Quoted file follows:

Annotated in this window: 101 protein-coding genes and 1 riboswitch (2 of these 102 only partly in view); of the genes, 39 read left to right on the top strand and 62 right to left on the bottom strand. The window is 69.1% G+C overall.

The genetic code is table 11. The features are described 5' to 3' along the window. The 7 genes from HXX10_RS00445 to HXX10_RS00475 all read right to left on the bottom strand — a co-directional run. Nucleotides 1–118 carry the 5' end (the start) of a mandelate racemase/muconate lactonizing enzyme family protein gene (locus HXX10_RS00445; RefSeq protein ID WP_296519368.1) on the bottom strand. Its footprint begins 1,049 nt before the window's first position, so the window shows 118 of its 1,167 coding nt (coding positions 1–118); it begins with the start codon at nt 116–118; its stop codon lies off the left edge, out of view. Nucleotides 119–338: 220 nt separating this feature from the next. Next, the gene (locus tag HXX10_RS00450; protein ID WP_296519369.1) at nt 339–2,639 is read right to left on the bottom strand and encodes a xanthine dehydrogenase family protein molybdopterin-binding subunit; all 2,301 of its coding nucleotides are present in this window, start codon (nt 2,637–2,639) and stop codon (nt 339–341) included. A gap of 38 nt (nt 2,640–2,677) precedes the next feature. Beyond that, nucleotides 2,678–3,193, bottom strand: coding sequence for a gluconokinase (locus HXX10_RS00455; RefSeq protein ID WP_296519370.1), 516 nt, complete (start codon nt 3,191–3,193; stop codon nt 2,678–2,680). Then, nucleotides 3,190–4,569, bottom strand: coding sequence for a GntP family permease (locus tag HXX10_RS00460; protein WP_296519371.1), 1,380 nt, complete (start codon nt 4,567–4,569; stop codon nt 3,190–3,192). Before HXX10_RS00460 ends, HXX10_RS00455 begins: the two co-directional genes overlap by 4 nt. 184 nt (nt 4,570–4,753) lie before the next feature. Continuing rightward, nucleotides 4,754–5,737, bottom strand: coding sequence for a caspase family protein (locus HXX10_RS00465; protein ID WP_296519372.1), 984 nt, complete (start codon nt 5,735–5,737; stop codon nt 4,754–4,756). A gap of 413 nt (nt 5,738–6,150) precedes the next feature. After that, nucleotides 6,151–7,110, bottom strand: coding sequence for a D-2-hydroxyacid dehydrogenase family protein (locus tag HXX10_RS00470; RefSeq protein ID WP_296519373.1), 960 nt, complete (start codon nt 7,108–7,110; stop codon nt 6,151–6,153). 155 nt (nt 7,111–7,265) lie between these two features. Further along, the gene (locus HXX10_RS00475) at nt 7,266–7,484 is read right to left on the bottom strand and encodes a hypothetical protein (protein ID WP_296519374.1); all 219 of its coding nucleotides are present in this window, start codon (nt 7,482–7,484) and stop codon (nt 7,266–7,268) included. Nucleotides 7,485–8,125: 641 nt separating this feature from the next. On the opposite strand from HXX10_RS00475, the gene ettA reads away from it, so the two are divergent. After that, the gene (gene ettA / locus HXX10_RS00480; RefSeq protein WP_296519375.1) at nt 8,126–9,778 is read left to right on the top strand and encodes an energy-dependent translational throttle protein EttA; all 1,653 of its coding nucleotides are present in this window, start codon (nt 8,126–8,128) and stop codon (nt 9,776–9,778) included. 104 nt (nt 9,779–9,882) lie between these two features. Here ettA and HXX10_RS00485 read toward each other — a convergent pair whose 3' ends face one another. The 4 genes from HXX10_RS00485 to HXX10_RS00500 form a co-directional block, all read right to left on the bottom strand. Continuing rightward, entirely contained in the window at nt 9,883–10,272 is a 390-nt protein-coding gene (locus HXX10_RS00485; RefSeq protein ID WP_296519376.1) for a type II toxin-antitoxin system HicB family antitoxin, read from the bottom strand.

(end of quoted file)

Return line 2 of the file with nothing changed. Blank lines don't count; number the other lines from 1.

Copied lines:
The genetic code is table 11. The features are described 5' to 3' along the window. The 7 genes from HXX10_RS00445 to HXX10_RS00475 all read right to left on the bottom strand — a co-directional run. Nucleotides 1–118 carry the 5' end (the start) of a mandelate racemase/muconate lactonizing enzyme family protein gene (locus HXX10_RS00445; RefSeq protein ID WP_296519368.1) on the bottom strand. Its footprint begins 1,049 nt before the window's first position, so the window shows 118 of its 1,167 coding nt (coding positions 1–118); it begins with the start codon at nt 116–118; its stop codon lies off the left edge, out of view. Nucleotides 119–338: 220 nt separating this feature from the next. Next, the gene (locus tag HXX10_RS00450; protein ID WP_296519369.1) at nt 339–2,639 is read right to left on the bottom strand and encodes a xanthine dehydrogenase family protein molybdopterin-binding subunit; all 2,301 of its coding nucleotides are present in this window, start codon (nt 2,637–2,639) and stop codon (nt 339–341) included. A gap of 38 nt (nt 2,640–2,677) precedes the next feature. Beyond that, nucleotides 2,678–3,193, bottom strand: coding sequence for a gluconokinase (locus HXX10_RS00455; RefSeq protein ID WP_296519370.1), 516 nt, complete (start codon nt 3,191–3,193; stop codon nt 2,678–2,680). Then, nucleotides 3,190–4,569, bottom strand: coding sequence for a GntP family permease (locus tag HXX10_RS00460; protein WP_296519371.1), 1,380 nt, complete (start codon nt 4,567–4,569; stop codon nt 3,190–3,192). Before HXX10_RS00460 ends, HXX10_RS00455 begins: the two co-directional genes overlap by 4 nt. 184 nt (nt 4,570–4,753) lie before the next feature. Continuing rightward, nucleotides 4,754–5,737, bottom strand: coding sequence for a caspase family protein (locus HXX10_RS00465; protein ID WP_296519372.1), 984 nt, complete (start codon nt 5,735–5,737; stop codon nt 4,754–4,756). A gap of 413 nt (nt 5,738–6,150) precedes the next feature. After that, nucleotides 6,151–7,110, bottom strand: coding sequence for a D-2-hydroxyacid dehydrogenase family protein (locus tag HXX10_RS00470; RefSeq protein ID WP_296519373.1), 960 nt, complete (start codon nt 7,108–7,110; stop codon nt 6,151–6,153). 155 nt (nt 7,111–7,265) lie between these two features. Further along, the gene (locus HXX10_RS00475) at nt 7,266–7,484 is read right to left on the bottom strand and encodes a hypothetical protein (protein ID WP_296519374.1); all 219 of its coding nucleotides are present in this window, start codon (nt 7,482–7,484) and stop codon (nt 7,266–7,268) included. Nucleotides 7,485–8,125: 641 nt separating this feature from the next. On the opposite strand from HXX10_RS00475, the gene ettA reads away from it, so the two are divergent. After that, the gene (gene ettA / locus HXX10_RS00480; RefSeq protein WP_296519375.1) at nt 8,126–9,778 is read left to right on the top strand and encodes an energy-dependent translational throttle protein EttA; all 1,653 of its coding nucleotides are present in this window, start codon (nt 8,126–8,128) and stop codon (nt 9,776–9,778) included. 104 nt (nt 9,779–9,882) lie between these two features. Here ettA and HXX10_RS00485 read toward each other — a convergent pair whose 3' ends face one another. The 4 genes from HXX10_RS00485 to HXX10_RS00500 form a co-directional block, all read right to left on the bottom strand. Continuing rightward, entirely contained in the window at nt 9,883–10,272 is a 390-nt protein-coding gene (locus HXX10_RS00485; RefSeq protein ID WP_296519376.1) for a type II toxin-antitoxin system HicB family antitoxin, read from the bottom strand.